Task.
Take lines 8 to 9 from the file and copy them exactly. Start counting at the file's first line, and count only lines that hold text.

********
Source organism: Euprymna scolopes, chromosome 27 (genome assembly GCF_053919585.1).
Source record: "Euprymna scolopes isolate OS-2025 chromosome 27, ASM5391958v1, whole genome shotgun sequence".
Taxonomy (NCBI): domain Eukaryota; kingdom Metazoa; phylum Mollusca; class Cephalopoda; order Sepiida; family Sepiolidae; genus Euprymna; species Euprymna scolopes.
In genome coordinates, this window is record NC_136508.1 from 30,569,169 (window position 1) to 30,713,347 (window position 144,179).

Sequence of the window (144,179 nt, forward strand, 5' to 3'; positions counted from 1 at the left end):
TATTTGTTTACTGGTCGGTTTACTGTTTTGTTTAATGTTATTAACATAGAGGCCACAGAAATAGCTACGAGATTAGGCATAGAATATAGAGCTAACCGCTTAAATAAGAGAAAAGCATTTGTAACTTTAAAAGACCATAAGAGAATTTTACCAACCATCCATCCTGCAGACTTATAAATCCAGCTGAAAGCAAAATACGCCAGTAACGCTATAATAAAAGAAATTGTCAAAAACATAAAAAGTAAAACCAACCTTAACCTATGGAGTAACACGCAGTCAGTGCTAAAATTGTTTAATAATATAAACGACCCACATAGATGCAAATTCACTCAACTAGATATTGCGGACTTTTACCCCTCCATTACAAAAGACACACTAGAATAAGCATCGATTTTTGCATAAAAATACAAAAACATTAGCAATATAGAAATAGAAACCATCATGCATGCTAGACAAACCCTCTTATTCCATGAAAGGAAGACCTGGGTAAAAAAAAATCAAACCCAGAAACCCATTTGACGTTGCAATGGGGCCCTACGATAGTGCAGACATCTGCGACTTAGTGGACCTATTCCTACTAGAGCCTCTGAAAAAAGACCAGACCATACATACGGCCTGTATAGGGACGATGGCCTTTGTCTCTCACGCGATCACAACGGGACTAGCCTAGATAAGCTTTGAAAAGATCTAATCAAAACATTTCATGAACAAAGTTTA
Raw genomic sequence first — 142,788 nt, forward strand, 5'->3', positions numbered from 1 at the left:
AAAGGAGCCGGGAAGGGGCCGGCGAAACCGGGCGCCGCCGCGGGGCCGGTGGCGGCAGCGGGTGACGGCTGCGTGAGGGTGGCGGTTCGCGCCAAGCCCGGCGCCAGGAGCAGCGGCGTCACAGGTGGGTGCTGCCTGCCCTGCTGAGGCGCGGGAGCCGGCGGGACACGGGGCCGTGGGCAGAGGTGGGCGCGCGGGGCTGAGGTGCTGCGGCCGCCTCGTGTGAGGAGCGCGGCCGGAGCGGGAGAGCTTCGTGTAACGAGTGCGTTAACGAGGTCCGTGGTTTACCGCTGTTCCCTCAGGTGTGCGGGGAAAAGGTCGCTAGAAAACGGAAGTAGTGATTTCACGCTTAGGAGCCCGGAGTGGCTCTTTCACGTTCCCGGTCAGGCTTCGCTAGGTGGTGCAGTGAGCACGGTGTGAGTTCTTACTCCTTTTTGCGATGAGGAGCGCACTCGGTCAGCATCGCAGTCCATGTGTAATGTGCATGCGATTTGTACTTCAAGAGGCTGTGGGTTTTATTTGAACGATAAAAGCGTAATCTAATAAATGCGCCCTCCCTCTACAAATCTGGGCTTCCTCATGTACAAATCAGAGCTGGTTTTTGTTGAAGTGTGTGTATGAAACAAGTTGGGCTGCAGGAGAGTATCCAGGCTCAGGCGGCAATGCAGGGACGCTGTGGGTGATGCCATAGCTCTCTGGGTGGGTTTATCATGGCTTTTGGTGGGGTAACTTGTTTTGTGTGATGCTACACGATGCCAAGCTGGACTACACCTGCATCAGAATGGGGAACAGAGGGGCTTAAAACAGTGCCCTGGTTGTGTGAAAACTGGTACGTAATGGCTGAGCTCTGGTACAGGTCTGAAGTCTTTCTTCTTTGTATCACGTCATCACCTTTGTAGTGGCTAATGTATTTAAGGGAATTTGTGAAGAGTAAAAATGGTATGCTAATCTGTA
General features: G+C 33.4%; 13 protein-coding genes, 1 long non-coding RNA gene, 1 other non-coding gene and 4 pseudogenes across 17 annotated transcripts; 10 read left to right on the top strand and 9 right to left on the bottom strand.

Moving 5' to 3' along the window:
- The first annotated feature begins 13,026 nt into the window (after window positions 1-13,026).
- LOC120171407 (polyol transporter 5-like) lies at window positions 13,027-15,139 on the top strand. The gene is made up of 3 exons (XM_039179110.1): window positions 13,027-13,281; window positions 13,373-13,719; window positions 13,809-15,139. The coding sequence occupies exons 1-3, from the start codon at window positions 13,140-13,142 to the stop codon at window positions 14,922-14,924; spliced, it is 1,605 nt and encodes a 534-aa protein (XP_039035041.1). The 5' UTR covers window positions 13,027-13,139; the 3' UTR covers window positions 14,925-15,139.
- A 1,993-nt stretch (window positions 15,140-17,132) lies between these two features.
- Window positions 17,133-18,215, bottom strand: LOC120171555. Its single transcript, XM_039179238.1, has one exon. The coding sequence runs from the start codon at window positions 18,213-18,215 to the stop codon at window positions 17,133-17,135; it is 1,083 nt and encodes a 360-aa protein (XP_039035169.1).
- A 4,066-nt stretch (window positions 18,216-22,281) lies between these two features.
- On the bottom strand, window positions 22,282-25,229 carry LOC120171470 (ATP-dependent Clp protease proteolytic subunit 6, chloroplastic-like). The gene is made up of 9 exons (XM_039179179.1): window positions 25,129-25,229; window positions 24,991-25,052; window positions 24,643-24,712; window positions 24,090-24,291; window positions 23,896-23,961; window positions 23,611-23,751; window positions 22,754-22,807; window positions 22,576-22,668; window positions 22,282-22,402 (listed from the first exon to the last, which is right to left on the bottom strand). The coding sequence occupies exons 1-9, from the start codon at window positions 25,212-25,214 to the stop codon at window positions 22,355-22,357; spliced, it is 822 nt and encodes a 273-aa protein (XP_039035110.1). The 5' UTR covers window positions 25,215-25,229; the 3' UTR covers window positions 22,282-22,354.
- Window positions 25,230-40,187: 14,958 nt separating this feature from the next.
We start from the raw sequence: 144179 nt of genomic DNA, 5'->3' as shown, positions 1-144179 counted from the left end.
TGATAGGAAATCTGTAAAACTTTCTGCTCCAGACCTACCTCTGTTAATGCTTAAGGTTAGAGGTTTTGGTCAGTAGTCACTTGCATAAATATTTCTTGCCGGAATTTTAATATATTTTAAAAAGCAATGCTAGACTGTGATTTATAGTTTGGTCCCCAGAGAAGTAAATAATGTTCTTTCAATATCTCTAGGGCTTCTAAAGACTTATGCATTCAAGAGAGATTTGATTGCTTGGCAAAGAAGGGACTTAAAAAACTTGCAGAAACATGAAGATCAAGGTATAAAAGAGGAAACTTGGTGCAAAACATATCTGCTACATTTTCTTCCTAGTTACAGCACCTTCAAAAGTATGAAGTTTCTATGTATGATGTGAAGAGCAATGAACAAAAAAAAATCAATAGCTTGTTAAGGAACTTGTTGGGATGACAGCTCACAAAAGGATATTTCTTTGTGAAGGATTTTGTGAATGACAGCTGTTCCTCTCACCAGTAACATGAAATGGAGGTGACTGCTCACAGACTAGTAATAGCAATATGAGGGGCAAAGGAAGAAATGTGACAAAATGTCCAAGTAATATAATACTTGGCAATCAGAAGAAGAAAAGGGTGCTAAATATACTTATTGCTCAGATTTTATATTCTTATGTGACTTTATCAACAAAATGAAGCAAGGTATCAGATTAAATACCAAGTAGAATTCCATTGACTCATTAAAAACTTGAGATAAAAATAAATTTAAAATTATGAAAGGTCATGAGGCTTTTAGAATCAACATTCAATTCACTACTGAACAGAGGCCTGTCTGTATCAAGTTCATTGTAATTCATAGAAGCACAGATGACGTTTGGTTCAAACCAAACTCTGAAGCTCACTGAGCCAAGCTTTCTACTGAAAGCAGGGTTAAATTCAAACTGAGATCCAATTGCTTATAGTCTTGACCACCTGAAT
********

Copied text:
AAAGGAGCCGGGAAGGGGCCGGCGAAACCGGGCGCCGCCGCGGGGCCGGTGGCGGCAGCGGGTGACGGCTGCGTGAGGGTGGCGGTTCGCGCCAAGCCCGGCGCCAGGAGCAGCGGCGTCACAGGTGGGTGCTGCCTGCCCTGCTGAGGCGCGGGAGCCGGCGGGACACGGGGCCGTGGGCAGAGGTGGGCGCGCGGGGCTGAGGTGCTGCGGCCGCCTCGTGTGAGGAGCGCGGCCGGAGCGGGAGAGCTTCGTGTAACGAGTGCGTTAACGAGGTCCGTGGTTTACCGCTGTTCCCTCAGGTGTGCGGGGAAAAGGTCGCTAGAAAACGGAAGTAGTGATTTCACGCTTAGGAGCCCGGAGTGGCTCTTTCACGTTCCCGGTCAGGCTTCGCTAGGTGGTGCAGTGAGCACGGTGTGAGTTCTTACTCCTTTTTGCGATGAGGAGCGCACTCGGTCAGCATCGCAGTCCATGTGTAATGTGCATGCGATTTGTACTTCAAGAGGCTGTGGGTTTTATTTGAACGATAAAAGCGTAATCTAATAAATGCGCCCTCCCTCTACAAATCTGGGCTTCCTCATGTACAAATCAGAGCTGGTTTTTGTTGAAGTGTGTGTATGAAACAAGTTGGGCTGCAGGAGAGTATCCAGGCTCAGGCGGCAATGCAGGGACGCTGTGGGTGATGCCATAGCTCTCTGGGTGGGTTTATCATGGCTTTTGGTGGGGTAACTTGTTTTGTGTGATGCTACACGATGCCAAGCTGGACTACACCTGCATCAGAATGGGGAACAGAGGGGCTTAAAACAGTGCCCTGGTTGTGTGAAAACTGGTACGTAATGGCTGAGCTCTGGTACAGGTCTGAAGTCTTTCTTCTTTGTATCACGTCATCACCTTTGTAGTGGCTAATGTATTTAAGGGAATTTGTGAAGAGTAAAAATGGTATGCTAATCTGTA
General features: G+C 33.4%; 13 protein-coding genes, 1 long non-coding RNA gene, 1 other non-coding gene and 4 pseudogenes across 17 annotated transcripts; 10 read left to right on the top strand and 9 right to left on the bottom strand.